All 1 entries tagged Intersectionality
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October 29, 2016
by Anni Piiroinen, based on a talk by Shireen Hassim at the University of Warwick on 27 October 2016, 'Intersectionality: Making Sense of Difference in African Debates'
Intersectionality is the word of today. It has become something of a traveling concept that has been applied with ease to diverse contexts. Coined in the United States originally, it has spread globally, including to South Africa, where it occupies a central stage in political conversations of the moment. In South Africa the concept became hugely popular last year with protests of Rhodes Must Fall, a campaign demanding the removal of a statue of the colonialist Cecil Rhodes from the campus of University of Cape Town. The concept has escaped the confines of academia and extended its reach into popular culture, where it has signalled a new wave in emancipatory politics.
Intersectionality refers to the way different identity categories, such as gender, class, race, age and sexuality, overlap, and how this creates particular forms of oppression that cannot be properly understood or addressed without looking at them in connection to each other. For instance, the oppression experienced by a black working-class woman is likely to be very different from that experienced by a white middle-class woman. Indeed, originally the call for intersectionality was a reaction against the white sisterhood feminism of the 1970s. The term was coined by an African-American legal scholar Kimberlé Crenshaw in 1989 as an attempt to solve a particular legal problem. The case Crenshaw was dealing with was Degraffenreid v. General Motors, where a group of black female employees sued General Motors for racial and gender discrimination. The problem they faced was that the case did not fit the single ground principle of the American justice system, according to which a person had to base their case on only one form of discrimination. The women of Degraffenreid v. General Motors therefore had to state that they were discriminated against either for their gender or for their race, not both. This obscured the interaction of these forms of discrimination and denied the particularly vulnerable position of African-American women. In Hassim’s words, it was a case of 'legal idiocy'.
In South-Africa intersectionality was originally used as a critique of black leftist politics as well as white feminism. The former had focused largely on black men’s experiences in postcolonial times and the mission of restoring black manhood. Attention was given to black heterosexual men, while others were pushed to the margins. Indeed, black solidarity was developed by restoring patriarchy and reasserting black men’s control over women. In terms of feminism, South African intersectionality attacked the Angelina Jolie-esque white woman savior feminism which saw black women as victims.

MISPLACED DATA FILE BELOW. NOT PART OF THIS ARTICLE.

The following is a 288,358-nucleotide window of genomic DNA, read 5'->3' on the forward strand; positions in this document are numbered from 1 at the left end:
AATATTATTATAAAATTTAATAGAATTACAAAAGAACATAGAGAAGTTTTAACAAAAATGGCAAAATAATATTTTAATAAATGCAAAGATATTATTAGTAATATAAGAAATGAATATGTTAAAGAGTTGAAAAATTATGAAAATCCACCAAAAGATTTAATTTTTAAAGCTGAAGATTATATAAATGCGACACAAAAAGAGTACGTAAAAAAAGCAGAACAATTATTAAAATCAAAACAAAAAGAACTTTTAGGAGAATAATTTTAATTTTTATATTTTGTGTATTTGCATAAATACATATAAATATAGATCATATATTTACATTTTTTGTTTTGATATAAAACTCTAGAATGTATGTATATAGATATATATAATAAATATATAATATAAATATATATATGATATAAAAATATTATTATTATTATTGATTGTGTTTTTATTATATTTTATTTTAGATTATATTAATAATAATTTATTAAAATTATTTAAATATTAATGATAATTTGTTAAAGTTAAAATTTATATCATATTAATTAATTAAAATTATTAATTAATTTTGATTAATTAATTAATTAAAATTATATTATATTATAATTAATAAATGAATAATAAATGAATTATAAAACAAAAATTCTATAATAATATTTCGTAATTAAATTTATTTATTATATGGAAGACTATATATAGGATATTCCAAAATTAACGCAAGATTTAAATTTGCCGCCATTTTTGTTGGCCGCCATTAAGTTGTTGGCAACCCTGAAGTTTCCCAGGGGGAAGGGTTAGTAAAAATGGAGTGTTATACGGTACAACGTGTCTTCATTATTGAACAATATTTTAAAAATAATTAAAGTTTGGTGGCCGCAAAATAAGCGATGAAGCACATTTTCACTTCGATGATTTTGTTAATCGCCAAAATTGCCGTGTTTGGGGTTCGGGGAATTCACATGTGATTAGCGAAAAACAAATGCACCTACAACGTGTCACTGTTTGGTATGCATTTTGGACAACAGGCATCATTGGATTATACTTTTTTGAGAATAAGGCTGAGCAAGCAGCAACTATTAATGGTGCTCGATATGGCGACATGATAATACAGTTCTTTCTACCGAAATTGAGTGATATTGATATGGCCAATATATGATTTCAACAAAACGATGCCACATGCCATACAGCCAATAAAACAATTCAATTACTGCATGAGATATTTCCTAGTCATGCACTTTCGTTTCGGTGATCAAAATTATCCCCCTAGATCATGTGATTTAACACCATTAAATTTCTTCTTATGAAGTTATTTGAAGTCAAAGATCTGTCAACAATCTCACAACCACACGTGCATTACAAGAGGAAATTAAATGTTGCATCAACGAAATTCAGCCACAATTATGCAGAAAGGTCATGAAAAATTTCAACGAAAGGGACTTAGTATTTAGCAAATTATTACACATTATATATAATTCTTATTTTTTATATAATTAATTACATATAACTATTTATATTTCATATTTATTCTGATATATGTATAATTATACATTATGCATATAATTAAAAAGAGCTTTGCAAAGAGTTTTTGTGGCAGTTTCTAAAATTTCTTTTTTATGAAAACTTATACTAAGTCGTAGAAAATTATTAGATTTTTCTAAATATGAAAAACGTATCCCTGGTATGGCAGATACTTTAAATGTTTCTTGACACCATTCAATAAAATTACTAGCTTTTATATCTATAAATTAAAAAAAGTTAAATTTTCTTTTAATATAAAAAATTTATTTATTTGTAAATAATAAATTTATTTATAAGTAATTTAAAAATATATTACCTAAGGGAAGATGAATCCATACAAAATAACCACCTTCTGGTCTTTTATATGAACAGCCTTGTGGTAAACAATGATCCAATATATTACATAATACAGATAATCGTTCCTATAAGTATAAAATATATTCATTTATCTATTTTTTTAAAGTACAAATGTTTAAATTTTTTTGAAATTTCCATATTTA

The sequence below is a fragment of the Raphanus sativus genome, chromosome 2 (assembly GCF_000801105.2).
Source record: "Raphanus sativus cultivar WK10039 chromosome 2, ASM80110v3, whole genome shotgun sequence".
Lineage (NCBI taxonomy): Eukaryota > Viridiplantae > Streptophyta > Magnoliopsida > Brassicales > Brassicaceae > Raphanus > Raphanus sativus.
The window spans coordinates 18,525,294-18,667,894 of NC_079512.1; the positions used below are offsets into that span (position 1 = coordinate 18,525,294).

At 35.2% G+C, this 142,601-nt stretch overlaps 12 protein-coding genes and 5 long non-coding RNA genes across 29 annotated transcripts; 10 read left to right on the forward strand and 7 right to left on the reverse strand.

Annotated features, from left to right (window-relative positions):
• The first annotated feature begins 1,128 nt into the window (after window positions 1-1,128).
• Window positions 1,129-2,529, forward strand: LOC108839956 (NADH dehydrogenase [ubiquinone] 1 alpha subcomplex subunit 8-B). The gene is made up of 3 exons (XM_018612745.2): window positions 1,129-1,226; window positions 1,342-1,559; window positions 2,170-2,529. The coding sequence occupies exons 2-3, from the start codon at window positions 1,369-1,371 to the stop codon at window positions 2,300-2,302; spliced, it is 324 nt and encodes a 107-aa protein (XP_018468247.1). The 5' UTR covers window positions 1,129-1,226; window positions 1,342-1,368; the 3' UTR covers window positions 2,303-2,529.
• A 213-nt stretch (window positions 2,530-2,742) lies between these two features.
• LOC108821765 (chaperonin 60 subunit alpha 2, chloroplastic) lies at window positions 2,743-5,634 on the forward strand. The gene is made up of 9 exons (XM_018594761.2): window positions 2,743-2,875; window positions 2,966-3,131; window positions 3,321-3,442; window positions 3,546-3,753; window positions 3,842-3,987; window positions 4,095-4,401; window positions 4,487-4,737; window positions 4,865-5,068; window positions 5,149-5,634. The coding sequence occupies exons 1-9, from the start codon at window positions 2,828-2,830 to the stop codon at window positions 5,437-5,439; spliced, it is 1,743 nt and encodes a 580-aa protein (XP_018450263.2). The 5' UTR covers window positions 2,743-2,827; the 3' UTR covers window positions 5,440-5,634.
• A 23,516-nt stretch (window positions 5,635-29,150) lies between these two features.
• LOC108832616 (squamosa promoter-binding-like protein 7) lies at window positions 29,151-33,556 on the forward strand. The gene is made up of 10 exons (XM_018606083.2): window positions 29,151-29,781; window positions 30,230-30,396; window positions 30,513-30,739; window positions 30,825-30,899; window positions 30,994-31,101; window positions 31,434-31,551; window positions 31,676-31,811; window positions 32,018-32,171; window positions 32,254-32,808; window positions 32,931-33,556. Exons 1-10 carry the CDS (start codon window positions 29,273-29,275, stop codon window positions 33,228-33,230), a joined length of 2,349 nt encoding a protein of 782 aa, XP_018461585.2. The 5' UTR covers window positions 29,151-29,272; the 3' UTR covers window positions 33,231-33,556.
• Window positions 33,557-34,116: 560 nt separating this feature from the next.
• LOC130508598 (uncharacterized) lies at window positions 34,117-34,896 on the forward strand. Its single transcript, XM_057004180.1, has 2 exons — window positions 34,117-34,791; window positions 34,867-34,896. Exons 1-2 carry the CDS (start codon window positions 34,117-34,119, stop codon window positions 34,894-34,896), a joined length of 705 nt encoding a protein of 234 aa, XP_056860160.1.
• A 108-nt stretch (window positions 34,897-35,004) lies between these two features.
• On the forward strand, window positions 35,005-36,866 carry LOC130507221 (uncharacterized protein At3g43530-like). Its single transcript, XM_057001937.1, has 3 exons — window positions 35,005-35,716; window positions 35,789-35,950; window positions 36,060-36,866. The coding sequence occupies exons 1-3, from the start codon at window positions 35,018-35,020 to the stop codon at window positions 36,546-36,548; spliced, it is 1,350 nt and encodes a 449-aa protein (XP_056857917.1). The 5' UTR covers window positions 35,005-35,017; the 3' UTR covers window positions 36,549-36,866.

Intersectionality thus allows us to see types of oppression and power that would not be visible otherwise, and makes space for new forms of political organisation. However, there are several caveats to the concept as well. Sometimes its critical potential has been diluted by reducing it to an appreciation of pluralism and diversity. This usage, which has been particularly prevalent in the United States, ignores the importance of power structures and leaves them unquestioned. The difficulty of talking about structural power is apparent in the way class is often left out of analyses of intersectionality. This is perhaps connected neoliberalism’s crisis of representation, whereby political representation is delinked from economic organisation of society. In new social movements, political subjectivity is more individualised than it was in traditional collective political identities. These changes challenge familiar ideas about class and make it more difficult to construct a political project around a shared class identity. Another potential risk of intersectionality is creating such high levels of specificity that issues may be individualised, making it difficult to see what people have in common anymore and organise around those commonalities. The intersection may indeed become very 'crowded' as an increasing amount of axes of oppression are included.
Despite these risks, intersectionality is a deeply interesting and exciting feature of contemporary politics, articulated by young the breakers of traditional boundaries. Whether it manages to effectively challenge existing power structures remains to be seen. The statue of Cecil Rhodes may have come down, but other structures of power, more invisible in nature, are still intact.
Image source: African Gender Institute, available at: <http://agi.ac.za/news/rhodes-must-fall-how-black-women-claimed-their-place>, licence available at: <https://creativecommons.org/licenses/by-sa/2.5/za/>.